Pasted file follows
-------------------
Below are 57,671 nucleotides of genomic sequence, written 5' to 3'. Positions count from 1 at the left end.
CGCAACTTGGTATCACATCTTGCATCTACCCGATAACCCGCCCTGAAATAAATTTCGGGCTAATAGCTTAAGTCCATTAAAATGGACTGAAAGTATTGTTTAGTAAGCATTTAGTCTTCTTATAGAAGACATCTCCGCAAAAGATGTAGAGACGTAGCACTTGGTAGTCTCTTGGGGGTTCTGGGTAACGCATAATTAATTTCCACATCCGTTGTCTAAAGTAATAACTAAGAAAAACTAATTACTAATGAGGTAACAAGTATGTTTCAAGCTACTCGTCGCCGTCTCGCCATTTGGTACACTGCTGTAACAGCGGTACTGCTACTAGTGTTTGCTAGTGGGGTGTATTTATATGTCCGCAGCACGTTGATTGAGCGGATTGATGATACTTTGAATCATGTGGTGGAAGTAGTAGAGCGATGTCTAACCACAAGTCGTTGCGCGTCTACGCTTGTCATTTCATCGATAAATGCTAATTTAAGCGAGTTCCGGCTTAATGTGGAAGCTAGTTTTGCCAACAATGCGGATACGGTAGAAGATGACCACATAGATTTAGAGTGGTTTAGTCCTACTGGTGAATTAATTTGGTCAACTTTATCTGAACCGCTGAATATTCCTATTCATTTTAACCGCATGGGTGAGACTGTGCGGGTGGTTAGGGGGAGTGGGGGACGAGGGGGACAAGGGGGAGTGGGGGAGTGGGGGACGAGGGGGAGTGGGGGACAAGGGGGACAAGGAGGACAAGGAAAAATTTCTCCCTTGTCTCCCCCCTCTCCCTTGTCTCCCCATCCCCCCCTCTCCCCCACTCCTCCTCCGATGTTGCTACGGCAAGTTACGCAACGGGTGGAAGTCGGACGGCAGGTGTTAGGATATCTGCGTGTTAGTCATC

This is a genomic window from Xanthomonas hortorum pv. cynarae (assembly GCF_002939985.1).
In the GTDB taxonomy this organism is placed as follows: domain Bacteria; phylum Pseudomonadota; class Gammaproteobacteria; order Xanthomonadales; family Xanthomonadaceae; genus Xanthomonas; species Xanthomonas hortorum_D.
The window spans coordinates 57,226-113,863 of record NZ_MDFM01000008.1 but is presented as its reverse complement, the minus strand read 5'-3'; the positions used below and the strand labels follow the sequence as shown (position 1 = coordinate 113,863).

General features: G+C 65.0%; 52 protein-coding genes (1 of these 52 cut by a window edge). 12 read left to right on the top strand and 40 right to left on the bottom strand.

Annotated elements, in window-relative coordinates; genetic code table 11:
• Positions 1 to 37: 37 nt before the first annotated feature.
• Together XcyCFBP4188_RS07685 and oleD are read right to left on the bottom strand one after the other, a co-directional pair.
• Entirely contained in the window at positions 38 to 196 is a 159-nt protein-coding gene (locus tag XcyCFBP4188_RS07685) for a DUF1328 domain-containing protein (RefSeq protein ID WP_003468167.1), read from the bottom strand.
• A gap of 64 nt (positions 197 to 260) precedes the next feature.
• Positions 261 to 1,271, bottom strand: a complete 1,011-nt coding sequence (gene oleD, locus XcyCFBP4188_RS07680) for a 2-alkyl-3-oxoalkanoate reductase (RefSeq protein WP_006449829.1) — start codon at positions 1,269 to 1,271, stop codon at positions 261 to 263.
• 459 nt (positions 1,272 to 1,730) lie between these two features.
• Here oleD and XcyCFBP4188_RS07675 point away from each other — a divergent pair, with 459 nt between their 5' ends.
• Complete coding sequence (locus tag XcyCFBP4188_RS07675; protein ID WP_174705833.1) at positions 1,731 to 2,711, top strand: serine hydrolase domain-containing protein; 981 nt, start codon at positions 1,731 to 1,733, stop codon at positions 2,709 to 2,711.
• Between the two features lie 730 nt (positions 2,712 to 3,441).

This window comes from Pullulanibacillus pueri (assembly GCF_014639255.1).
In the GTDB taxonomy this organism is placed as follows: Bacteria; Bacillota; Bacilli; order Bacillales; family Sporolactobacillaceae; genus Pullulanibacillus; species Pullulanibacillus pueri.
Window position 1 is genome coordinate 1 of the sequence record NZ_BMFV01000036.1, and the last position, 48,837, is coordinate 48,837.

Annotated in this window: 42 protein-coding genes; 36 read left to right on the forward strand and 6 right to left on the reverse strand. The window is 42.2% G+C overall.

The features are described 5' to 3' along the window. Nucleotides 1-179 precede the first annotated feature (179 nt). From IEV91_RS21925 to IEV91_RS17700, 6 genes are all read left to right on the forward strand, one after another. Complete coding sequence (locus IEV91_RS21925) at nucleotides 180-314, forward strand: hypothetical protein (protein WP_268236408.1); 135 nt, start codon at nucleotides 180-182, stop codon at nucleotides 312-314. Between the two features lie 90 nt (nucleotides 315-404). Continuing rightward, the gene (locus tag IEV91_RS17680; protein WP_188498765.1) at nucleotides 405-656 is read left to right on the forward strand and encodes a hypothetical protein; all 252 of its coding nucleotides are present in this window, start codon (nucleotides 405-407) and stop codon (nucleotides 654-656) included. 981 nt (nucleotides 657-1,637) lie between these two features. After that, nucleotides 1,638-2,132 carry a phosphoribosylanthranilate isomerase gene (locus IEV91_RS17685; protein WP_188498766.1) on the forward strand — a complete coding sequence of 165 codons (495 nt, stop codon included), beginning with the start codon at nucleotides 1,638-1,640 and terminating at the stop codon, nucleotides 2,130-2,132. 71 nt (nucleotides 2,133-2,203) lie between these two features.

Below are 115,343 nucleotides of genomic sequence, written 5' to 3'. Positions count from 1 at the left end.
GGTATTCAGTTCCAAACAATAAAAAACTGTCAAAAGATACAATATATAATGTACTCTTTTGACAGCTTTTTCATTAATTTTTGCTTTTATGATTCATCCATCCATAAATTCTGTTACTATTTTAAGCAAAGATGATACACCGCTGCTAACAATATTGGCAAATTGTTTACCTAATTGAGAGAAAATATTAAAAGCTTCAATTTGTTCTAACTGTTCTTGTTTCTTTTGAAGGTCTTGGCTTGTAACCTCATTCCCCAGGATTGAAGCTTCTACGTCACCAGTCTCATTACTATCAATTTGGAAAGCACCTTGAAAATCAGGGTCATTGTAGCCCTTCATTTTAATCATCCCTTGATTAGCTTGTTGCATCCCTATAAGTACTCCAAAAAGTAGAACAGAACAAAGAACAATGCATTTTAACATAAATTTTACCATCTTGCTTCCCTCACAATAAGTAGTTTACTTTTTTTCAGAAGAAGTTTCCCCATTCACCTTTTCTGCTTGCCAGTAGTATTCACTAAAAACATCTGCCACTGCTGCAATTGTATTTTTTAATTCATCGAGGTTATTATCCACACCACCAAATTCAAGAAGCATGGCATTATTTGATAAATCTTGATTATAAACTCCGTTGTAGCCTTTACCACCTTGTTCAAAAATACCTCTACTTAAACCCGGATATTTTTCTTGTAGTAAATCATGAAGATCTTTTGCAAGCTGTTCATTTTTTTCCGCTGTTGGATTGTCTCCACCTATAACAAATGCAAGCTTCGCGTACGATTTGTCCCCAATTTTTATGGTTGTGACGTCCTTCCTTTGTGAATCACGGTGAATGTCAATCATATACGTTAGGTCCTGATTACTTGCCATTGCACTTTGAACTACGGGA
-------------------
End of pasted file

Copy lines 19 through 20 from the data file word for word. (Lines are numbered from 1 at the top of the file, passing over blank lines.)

Window position 1 is genome coordinate 1 of the sequence record NZ_BMFV01000036.1, and the last position, 48,837, is coordinate 48,837.

Annotated in this window: 42 protein-coding genes; 36 read left to right on the forward strand and 6 right to left on the reverse strand. The window is 42.2% G+C overall.